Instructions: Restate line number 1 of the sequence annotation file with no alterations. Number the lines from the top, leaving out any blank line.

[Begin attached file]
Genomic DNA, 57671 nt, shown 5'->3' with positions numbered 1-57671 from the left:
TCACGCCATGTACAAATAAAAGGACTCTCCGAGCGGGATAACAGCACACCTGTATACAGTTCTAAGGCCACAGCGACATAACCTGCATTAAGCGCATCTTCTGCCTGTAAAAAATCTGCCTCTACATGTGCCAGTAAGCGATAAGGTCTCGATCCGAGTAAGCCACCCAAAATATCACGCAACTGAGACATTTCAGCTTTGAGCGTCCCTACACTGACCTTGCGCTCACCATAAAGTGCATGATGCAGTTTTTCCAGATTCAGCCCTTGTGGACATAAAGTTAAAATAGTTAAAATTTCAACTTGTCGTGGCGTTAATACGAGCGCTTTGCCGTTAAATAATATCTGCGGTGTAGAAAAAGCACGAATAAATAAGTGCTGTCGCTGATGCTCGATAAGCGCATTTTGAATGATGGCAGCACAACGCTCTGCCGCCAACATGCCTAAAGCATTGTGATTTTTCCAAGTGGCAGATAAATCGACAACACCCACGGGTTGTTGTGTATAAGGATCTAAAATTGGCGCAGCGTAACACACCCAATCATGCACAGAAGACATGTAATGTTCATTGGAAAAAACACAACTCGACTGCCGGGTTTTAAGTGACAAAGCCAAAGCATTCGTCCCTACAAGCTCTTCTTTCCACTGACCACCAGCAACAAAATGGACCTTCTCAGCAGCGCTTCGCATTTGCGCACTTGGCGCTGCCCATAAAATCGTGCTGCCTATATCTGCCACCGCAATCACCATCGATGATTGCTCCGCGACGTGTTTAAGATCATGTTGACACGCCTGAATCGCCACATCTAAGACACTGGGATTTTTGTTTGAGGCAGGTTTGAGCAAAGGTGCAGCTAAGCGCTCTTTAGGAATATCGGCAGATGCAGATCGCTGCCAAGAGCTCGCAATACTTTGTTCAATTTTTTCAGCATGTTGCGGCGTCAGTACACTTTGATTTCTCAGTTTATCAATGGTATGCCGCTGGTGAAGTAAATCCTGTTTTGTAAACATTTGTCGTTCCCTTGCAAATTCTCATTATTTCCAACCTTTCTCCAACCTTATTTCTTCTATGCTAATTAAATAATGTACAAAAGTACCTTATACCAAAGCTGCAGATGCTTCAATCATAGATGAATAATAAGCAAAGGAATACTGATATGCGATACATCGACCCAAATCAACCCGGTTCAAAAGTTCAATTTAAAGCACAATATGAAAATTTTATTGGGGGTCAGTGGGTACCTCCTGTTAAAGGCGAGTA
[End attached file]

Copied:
Genomic DNA, 57671 nt, shown 5'->3' with positions numbered 1-57671 from the left: